As we near the fiscal cliff, Congress should keep in mind the entire package of CTC changes, noting that the 2009 ARRA changes matter most for very low-income families.
The Earned Income Tax Credit (EITC) provides a significant income boost to low-income single-parent families, but can severely penalize those families if the parent marries. A new plan from Brooklyn College economist Robert Cherry could sharply reduce that problem while sharply increasing benefits for families with young children – particularly those with married parents.
Analysts consistently find that the EITC encourages work and reduces poverty. Recent evidence shows that EITC receipt is correlated with improved health outcomes for infants. But the credit is not all roses. A major problem is the marriage penalty embedded within the structure of the EITC. Taken to the extreme, if a single mom of three children earns $17,090, her EITC totals almost $6,000. If she marries a partner who earns more than $5,210, her EITC falls by just over 21 cents for every dollar his earnings exceed that threshold. If he earns $32,970 or more, she loses her EITC entirely.
Many analysts, including myself, have offered ideas for reducing or eliminating marriage penalties in the EITC, essentially by developing an individual worker credit and a child credit, rather than combining the two.
Cherry’s New Mothers Tax Relief (NMTR) proposal is more modest and would focus on marriage penalties that the EITC imposes on single parents. The proposal would be limited to parents with at least one pre-school aged child. While the NMTR does not increase the maximum EITC benefit, it does increase the income range over which the maximum benefit applies. For single-parent families, the NMTR (solid gray line in graphic) would start to phase out at a slightly higher income level than the current EITC ($18,000 rather than $16,690) and the phaseout rate would decline from the current 15.98 percent to 12 percent. Ultimately, this means that single-parent families would continue to receive a credit until earnings reached almost $44,000, rather than just over $36,000.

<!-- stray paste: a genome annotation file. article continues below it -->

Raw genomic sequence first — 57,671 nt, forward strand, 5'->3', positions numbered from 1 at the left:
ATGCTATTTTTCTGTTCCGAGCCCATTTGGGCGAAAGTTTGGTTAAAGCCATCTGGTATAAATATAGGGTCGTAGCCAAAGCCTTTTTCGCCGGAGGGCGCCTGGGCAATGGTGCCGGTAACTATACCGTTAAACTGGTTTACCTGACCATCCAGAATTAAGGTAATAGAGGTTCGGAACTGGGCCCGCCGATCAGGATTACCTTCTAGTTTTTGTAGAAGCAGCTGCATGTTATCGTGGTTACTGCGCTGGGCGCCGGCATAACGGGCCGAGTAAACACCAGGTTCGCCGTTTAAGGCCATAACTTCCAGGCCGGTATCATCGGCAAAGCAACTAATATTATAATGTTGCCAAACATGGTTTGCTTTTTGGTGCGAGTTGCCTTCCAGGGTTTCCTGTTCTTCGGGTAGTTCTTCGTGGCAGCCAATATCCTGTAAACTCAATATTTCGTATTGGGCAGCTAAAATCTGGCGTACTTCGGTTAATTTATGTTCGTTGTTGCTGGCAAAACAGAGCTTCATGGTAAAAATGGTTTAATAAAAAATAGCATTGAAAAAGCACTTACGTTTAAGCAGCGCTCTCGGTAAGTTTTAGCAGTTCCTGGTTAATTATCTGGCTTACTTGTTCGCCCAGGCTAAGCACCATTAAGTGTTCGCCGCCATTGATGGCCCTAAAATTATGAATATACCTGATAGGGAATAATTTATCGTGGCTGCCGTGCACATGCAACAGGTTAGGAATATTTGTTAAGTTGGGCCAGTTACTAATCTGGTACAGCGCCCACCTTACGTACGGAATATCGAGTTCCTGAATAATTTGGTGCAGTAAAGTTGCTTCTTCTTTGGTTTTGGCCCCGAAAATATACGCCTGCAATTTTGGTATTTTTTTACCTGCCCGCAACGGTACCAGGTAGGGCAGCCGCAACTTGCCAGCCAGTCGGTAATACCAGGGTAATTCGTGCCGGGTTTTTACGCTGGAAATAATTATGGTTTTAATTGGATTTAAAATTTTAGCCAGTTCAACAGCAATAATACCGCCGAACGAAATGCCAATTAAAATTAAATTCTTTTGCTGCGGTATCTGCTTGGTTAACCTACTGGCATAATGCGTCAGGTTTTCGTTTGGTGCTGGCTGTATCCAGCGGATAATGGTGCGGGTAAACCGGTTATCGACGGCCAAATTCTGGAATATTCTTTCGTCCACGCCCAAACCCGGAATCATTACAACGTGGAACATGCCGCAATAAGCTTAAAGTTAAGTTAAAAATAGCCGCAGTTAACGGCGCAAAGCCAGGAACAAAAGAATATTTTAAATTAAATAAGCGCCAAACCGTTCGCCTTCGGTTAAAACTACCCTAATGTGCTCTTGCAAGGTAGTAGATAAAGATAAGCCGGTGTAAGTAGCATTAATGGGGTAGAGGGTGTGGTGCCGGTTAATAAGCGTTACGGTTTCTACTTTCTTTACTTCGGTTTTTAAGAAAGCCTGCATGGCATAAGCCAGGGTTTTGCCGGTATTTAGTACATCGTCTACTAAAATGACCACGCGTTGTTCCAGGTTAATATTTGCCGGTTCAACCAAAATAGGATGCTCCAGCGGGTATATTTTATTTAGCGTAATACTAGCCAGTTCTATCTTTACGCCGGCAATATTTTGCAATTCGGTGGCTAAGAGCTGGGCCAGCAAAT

Benefits would rise much more for married couples. The proposal would increase the phaseout threshold for couples from not quite $22,000 to $40,000 and would reduce the phaseout rate from 15.98 percent to 6 percent to mitigate any remaining marriage penalties. Cherry contends that this would allow low-income parents to decide about marriage based on factors other than economic incentives in the tax code. At the extreme, the plan would allow a married couple to keep their entire EITC. For parents with 1 child, this is almost $3,100 – when under current law they would lose their EITC entirely.
Besides mitigating marriage penalties, the NMTR would also substantially increase the EITC for many parents with a young child – getting needed funds to lower middle class married families. If the proposal were limited to families with a child under age 3, Cherry estimates an annual cost of $8.5 billion. If the proposal were limited to families with a child under age 6, the annual cost of the proposal would be $15 billion. For reference, TPC estimates the total cost of the EITC in 2011 to be $57.5 billion.
This plan doesn’t go as far as others in separating out work and child incentives – and focuses on a very narrow population (families with a pre-school aged child), but it certainly provides for another way to improve the EITC for vulnerable low-income families by increasing benefits and reducing marriage penalties. The plan serves as a reminder that while the EITC continues to provide essential support to low-income families, there’s still room for improvement.